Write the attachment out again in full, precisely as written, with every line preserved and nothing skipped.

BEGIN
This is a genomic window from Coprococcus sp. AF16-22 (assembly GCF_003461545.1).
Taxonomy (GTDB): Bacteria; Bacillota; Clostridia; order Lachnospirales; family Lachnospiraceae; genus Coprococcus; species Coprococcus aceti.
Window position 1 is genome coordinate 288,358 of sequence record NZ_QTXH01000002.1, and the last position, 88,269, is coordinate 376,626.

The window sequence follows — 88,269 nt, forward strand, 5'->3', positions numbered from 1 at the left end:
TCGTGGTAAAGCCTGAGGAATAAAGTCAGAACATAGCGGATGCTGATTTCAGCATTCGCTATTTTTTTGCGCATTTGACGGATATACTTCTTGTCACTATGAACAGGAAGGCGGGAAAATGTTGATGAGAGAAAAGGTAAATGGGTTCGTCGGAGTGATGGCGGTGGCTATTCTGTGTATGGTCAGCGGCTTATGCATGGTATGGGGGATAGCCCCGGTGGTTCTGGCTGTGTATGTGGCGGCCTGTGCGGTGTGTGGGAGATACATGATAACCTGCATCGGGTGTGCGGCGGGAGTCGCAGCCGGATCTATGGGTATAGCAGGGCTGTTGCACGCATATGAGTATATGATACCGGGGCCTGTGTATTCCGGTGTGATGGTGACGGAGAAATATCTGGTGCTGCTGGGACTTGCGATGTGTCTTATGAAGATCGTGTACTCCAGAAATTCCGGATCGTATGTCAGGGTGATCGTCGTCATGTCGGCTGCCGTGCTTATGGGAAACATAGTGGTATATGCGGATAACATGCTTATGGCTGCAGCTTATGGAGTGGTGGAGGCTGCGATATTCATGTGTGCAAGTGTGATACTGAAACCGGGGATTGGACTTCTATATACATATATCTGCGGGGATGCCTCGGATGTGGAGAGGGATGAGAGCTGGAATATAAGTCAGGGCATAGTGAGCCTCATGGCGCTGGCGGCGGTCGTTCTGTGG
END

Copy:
This is a genomic window from Coprococcus sp. AF16-22 (assembly GCF_003461545.1).
Taxonomy (GTDB): Bacteria; Bacillota; Clostridia; order Lachnospirales; family Lachnospiraceae; genus Coprococcus; species Coprococcus aceti.
Window position 1 is genome coordinate 288,358 of sequence record NZ_QTXH01000002.1, and the last position, 88,269, is coordinate 376,626.

The window sequence follows — 88,269 nt, forward strand, 5'->3', positions numbered from 1 at the left end:
TCGTGGTAAAGCCTGAGGAATAAAGTCAGAACATAGCGGATGCTGATTTCAGCATTCGCTATTTTTTTGCGCATTTGACGGATATACTTCTTGTCACTATGAACAGGAAGGCGGGAAAATGTTGATGAGAGAAAAGGTAAATGGGTTCGTCGGAGTGATGGCGGTGGCTATTCTGTGTATGGTCAGCGGCTTATGCATGGTATGGGGGATAGCCCCGGTGGTTCTGGCTGTGTATGTGGCGGCCTGTGCGGTGTGTGGGAGATACATGATAACCTGCATCGGGTGTGCGGCGGGAGTCGCAGCCGGATCTATGGGTATAGCAGGGCTGTTGCACGCATATGAGTATATGATACCGGGGCCTGTGTATTCCGGTGTGATGGTGACGGAGAAATATCTGGTGCTGCTGGGACTTGCGATGTGTCTTATGAAGATCGTGTACTCCAGAAATTCCGGATCGTATGTCAGGGTGATCGTCGTCATGTCGGCTGCCGTGCTTATGGGAAACATAGTGGTATATGCGGATAACATGCTTATGGCTGCAGCTTATGGAGTGGTGGAGGCTGCGATATTCATGTGTGCAAGTGTGATACTGAAACCGGGGATTGGACTTCTATATACATATATCTGCGGGGATGCCTCGGATGTGGAGAGGGATGAGAGCTGGAATATAAGTCAGGGCATAGTGAGCCTCATGGCGCTGGCGGCGGTCGTTCTGTGG